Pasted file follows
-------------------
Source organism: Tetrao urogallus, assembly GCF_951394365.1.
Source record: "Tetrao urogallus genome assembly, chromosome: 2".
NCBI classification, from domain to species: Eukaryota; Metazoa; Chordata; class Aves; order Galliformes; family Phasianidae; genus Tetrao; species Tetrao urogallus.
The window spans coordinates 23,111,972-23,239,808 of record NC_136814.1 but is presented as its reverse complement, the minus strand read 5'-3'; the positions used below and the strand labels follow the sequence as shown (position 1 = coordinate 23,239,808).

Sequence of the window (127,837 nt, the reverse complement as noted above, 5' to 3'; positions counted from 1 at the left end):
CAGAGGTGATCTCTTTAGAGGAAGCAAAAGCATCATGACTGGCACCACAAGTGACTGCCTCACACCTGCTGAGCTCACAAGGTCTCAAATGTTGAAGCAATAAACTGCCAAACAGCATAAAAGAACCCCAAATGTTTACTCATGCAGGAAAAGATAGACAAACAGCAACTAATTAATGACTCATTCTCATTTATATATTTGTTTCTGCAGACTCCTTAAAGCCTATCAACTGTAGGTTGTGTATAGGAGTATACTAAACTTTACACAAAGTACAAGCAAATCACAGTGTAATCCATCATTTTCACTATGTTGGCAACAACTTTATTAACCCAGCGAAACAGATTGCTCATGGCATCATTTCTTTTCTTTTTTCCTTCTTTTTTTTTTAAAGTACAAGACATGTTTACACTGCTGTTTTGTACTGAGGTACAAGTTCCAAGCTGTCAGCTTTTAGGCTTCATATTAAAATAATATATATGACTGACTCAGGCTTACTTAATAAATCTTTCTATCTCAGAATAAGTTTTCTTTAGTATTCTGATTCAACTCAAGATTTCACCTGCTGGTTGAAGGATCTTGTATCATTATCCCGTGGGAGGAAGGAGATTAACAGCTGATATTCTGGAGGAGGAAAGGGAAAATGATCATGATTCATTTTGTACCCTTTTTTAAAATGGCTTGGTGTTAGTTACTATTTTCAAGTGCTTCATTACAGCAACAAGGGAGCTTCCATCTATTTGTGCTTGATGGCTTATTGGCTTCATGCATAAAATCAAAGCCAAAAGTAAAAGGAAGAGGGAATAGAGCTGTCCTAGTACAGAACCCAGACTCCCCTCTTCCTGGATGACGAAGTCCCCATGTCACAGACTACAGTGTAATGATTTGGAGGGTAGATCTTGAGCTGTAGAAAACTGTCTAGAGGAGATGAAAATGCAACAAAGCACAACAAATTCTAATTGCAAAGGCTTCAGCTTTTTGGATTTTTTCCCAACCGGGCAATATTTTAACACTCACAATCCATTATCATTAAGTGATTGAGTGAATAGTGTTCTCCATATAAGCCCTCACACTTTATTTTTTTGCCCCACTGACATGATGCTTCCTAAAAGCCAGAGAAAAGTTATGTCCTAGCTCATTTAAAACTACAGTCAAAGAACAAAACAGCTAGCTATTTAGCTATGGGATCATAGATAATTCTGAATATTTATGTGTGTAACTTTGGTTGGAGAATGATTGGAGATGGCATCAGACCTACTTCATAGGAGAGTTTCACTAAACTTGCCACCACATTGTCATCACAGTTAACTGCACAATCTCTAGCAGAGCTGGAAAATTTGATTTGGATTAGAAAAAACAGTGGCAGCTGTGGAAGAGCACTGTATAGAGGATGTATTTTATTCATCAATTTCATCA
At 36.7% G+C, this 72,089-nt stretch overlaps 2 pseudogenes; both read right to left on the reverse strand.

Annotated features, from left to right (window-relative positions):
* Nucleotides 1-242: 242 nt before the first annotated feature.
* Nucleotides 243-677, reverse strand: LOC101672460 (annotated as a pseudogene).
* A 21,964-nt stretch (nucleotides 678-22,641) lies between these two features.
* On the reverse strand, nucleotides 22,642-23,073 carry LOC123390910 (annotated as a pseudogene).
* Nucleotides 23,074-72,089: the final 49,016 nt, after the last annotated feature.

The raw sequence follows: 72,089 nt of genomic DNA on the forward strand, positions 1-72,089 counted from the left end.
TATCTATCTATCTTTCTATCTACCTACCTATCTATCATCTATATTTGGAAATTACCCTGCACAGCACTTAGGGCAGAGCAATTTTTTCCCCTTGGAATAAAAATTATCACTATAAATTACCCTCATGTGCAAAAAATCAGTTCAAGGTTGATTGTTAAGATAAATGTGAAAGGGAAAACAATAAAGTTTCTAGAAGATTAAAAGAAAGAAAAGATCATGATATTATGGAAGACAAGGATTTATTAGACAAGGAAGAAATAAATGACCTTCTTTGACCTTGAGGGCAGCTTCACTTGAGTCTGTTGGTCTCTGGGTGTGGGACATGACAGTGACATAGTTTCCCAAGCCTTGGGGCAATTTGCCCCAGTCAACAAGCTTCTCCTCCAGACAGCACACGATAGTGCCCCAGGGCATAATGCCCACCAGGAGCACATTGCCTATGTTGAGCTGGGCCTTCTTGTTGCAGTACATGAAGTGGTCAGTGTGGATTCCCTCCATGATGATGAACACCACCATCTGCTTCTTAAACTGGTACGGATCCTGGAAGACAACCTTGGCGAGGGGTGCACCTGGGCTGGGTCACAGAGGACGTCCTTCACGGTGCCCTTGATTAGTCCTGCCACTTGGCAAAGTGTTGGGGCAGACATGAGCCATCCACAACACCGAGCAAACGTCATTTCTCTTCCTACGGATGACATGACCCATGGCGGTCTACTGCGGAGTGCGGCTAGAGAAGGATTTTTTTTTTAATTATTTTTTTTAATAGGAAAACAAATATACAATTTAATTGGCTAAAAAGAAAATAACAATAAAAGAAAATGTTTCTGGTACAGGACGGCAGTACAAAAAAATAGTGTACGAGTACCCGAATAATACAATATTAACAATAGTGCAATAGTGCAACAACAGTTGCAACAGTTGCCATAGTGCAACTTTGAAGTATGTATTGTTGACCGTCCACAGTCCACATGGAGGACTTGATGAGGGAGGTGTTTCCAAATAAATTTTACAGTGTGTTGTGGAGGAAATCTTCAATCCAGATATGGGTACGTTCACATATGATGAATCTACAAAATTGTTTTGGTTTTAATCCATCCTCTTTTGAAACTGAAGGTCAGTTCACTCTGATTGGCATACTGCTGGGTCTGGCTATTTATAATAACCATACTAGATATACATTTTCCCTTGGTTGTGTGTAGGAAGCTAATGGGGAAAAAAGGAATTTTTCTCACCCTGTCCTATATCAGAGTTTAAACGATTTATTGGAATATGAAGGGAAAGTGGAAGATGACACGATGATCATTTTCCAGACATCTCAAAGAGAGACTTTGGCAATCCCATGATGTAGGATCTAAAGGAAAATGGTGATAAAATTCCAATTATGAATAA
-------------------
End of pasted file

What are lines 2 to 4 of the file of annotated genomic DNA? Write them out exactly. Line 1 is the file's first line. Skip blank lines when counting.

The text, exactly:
Source record: "Tetrao urogallus genome assembly, chromosome: 2".
NCBI classification, from domain to species: Eukaryota; Metazoa; Chordata; class Aves; order Galliformes; family Phasianidae; genus Tetrao; species Tetrao urogallus.
The window spans coordinates 23,111,972-23,239,808 of record NC_136814.1 but is presented as its reverse complement, the minus strand read 5'-3'; the positions used below and the strand labels follow the sequence as shown (position 1 = coordinate 23,239,808).